Closing Ranks and the DTT
Black Lives Matter has mobilised a movement of young people that has also generated greater interest in Black History Month, which I know taps into the critical mass of socially conscious young people aligned with the DTT journey. I know this journey will continue through the ‘Hope 2020’ campaign and the need for greater collaboration between statutory and privately run organisations.
The opening chapter of my recently published autobiography ‘Closing Ranks’ is on Damilola Taylor, starting with the family connections through my wife who is a cousin of Richard – Damilola’s father – followed by the potential clash with my professional role, which I wouldn’t allow to compromise the investigation. In fact my impact was quite the opposite with the role of black officers I introduced into the Homicide Investigation Team, significantly contributing to the identification of the suspects and their eventual conviction. In addition to creating a Cultural Resource Unit that capitalised on the life skills of Black and minority ethnic officers in solving major incidences, especially if it broke down walls of silence by increasing trust in police; a direct legacy to and celebrating the unique memory of Damilola.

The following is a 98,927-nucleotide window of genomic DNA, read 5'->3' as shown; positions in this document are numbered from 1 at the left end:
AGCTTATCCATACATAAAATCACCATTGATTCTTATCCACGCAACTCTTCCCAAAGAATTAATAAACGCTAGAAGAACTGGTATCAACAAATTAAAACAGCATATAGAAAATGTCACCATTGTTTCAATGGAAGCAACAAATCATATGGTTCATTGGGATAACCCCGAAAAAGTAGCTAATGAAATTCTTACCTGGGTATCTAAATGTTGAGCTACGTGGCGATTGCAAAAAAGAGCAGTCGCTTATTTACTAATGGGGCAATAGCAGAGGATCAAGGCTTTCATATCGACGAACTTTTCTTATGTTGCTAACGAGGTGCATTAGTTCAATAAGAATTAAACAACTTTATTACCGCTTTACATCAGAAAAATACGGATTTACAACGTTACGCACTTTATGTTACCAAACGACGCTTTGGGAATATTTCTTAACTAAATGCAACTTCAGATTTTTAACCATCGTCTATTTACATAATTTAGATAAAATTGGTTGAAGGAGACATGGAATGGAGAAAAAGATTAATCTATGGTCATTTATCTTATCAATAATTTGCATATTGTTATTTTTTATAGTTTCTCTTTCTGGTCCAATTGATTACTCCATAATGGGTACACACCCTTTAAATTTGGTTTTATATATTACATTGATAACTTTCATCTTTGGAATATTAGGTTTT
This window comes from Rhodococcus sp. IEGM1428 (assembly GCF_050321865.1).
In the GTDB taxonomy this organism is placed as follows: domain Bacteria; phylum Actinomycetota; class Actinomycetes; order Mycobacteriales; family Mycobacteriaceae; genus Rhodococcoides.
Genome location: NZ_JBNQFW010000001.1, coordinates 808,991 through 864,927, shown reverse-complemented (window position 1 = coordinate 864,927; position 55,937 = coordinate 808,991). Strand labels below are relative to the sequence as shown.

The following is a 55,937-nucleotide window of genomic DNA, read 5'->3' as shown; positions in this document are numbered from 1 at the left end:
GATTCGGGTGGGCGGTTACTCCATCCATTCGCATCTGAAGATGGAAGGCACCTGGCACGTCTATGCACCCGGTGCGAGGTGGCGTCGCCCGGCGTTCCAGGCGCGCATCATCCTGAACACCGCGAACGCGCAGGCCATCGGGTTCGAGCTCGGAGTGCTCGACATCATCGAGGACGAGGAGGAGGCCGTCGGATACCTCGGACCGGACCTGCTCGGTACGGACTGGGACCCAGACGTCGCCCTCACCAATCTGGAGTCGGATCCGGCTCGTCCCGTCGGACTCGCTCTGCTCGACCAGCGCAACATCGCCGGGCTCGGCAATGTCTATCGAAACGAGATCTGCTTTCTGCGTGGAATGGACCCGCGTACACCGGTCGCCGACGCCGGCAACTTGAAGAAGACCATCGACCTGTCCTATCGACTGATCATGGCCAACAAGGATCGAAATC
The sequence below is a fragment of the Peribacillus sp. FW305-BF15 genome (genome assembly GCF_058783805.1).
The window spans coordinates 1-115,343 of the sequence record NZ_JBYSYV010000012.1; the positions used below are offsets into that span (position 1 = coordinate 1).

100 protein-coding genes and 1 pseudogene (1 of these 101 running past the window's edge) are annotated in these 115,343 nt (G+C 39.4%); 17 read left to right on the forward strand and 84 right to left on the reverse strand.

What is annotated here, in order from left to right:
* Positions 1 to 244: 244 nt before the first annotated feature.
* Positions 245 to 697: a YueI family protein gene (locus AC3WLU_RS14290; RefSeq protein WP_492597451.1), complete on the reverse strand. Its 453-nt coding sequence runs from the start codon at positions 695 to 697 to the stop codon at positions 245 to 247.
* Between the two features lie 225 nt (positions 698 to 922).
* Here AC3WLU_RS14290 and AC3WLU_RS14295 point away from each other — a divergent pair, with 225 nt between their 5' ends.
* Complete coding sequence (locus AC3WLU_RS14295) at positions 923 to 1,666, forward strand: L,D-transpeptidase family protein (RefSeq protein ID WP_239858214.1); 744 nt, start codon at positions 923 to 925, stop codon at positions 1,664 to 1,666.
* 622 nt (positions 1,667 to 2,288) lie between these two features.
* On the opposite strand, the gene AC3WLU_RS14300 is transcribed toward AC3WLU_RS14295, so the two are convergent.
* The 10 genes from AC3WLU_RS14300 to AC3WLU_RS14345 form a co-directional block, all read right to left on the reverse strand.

It has been a privilege to maintain both my personal and professional relationships with the Damilola Taylor Trust (DTT) from its original launch, followed by my support of their extensive programmes and a growing number of events over the years. In particular the Spirit Of London Awards (SOLA), one of the most high-profile and prestigious youth focused events awarding the amazing talent amongst London’s young people. I also took pride in my role as Chair of the adult advisory group to the youth-led One Big Community (1bc) initiative, building on the critical mass of socially conscious young people emerging out of SOLA. Using their tech savvy emphasis 1bc was able to carry out an unprecedented consultation with young people regarding violence on the streets of London and the real causes behind it, therefore it’s not surprisingly that the emerging empirical evidence was one of the main drivers behind an ‘All Parliamentary Commission’ (APC) on Youth Violence 2016-20. As the police advisor to the APC I took great pride in my contribution to the interim and final report, all of which honoured the memory of Damilola.
Building on the outrage from the George Floyd killing, Black Lives Matter has mobilised a movement of young people that has also generated greater interest in Black History Month, which I know taps into the critical mass of socially conscious young people aligned with the DTT journey; from the launch to the APC. I know this journey will continue through the ‘Hope 2020’ campaign and the need for greater collaboration between statutory and privately run organisations, to ensure we have safer neighbourhoods and the public have a reduced fear of crime.
Leroy Logan MBE